“Do you have that window open?” Grandmam’s voice came to her both through the wall and around the corner. Gabe finished rinsing out cereal bowls from Bobby’s breakfast and lunch before answering. 
“Yes Grandmam.” 
“Aren’t you cold, girl?” 
Gabe closed the window, but left an inch for her breeze. She scrubbed at burnt pasta on the bottom of a pot, looking every couple of minutes at the microwave clock. She did her biology as she washed the dishes, careful not to splash the open pages of the book as she read about photosynthesis. 
Sometimes when Aunt Ruth worked a night shift at the din­er Gabe would sit up and do homework until she came home, long after Grandmam and Bobby were asleep. When she was little they’d paint each other’s toenails and drink iced tea or instant cocoa. Now they talked in quiet voices. When Gabe’s friend Angela got preg­nant, then had a miscarriage, the only person she told (not even her parents) was Gabe; and when the secret got too big for Gabe she told Aunt Ruth, and knew that it would sleep safely with her. That was around the time when boys starting saying disgusting things to her in the hall at school. 
“You don’t listen to them,” Aunt Ruth said. “You’re the woman; you’re the one in control of you.” 
A couple times when Grandmam had made Gabe cry, Aunt Ruth looked sad. “Grandmam’s had a lot of people let her down in life,” she said. 
Gabe guessed she was talking about her mother, Aunt Ruth’s sister, who used to live a couple streets over but ran off when Bobby was eight months and Gabe was almost nine. But she could’ve been talking about Gabe’s Uncle Paul, who some­times wrote letters asking for drug money. Gabe tore these enve­lopes up before Grandmam ever saw them. Or it could’ve been Gabe’s grandfather who got hit by a train after they’d been married for twenty-three years. Gabe sometimes fell asleep to the rumble of those tracks on July nights when they opened all the windows. 
It could’ve been anyone, even Aunt Ruth, because if you asked Grandmam, pretty much everyone let her down. Except may­be Bobby, because he was still so young. Gabe was just fifteen, so she hadn’t messed up anything big yet. But Grandmam was always watching for it, asking her questions in case she missed it. Why is your head filled with clothes and makeup, Gabe? Why can’t you get dinner on time? Why do I have to tell you everything, girl? 
Gabe finished the dishes, drying her hands on the towel that had shielded her blouse. The tea kettle was creaking. She turned it off before it whistled and poured it into Grandmam’s cup, adding half a teaspoon of honey and stirring it. 
“TV off. Shoes!” she said to Bobby as she passed his room. Then she shut herself in her bedroom and crouched in the square of sunlight from her window, a mirror resting on her knees. It was one of Aunt Ruth’s, the handle broken off when Grandmam sat on it because it was left on the bed. The mascara was from Aunt Ruth too, although Gabe had bought her own lipstick with the same money she spent on the blouse. She put on both the way her aunt had shown her and turned left, then right, examining her face at all angles. She almost closed her eyes and puckered her lips, trying to see what she’d look like when she got kissed, but the image was too blurry. She unlocked her door and started shoving laundry from the hamper into the wash bag.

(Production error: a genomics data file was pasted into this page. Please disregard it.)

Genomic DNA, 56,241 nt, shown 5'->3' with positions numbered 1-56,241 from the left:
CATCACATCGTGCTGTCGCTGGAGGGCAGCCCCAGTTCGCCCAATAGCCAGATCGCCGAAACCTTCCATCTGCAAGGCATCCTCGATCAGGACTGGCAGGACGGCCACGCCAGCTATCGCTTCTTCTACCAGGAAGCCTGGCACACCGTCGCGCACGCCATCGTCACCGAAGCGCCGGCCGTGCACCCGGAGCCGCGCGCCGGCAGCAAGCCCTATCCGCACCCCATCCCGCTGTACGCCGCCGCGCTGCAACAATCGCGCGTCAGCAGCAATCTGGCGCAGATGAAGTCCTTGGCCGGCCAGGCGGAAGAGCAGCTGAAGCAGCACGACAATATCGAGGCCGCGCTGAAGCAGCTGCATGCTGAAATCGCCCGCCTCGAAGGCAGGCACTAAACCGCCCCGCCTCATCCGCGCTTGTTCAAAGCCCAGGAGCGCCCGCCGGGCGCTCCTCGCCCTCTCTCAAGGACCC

When she’d finished Bobby was still fiddling with his shoelaces. Gabe came in and tied them for him, ignoring his protest, and came down the stairs with one hand full of him, the other full of laundry. Grandmam had limped to the kitchen and discovered her cup of tea, and when she looked up her eyes for once were not all sharp and squinty. She almost smiled. “Hey girl,” she said, softly, the way she used to when Gabe was little. 
Gabe grabbed a handful of quarters from the jar on the hall shelf on her way past. “I’m going to do the laundry,” she said. She shoved her brother outside and closed the door behind her. 
“But we just did laundry,” Bobby whined. “Just two days ago.” 
“Quiet,” Gabe said. 
* * * 
Because he was ten years younger, sometimes people thought that Bobby was her son. This always made Gabe mad. She knew that sort of thing happened so much it wasn’t really an insult, but she didn’t intend to ever let it happen to her. That was one of the ways Grandmam expected her to turn out like her mother; but it wasn’t going to happen. 
Gabe passed by the laundromat on their street and went to the one several blocks over. After loading up the machines she gave Bobby a quarter, telling him she’d make cookies when they got home but only if he didn’t use it on the candy. Candy was gone quickly; the little toys were trash, but they kept him occupied longer. He got himself a stretchy rubber hand that stuck to things when he flung it. 
“You stay here,” she said, “on the bench. Don’t bother peo­ple. I’ll just be outside. Okay?” 
He didn’t answer, throwing the sticky hand at the wall and making exploding noises. “Robert Michael!” she added in a loud voice, and finally he nodded. 
Once she got outside Gabe looked through the window one last time to make sure Bobby wasn’t climbing on the wash­ing machines before she ducked around the corner of the build­ing to the alley on the side. It was empty, save for the remnants of someone’s fast food lunch that scraped across the pavement with the breeze. She leaned against the brick wall, arranging her hair on her shoulders and fixing her collar. She opened her two-month-old magazine to a story about prom dresses. One eye scanned the page without really reading it; the other watched the alley.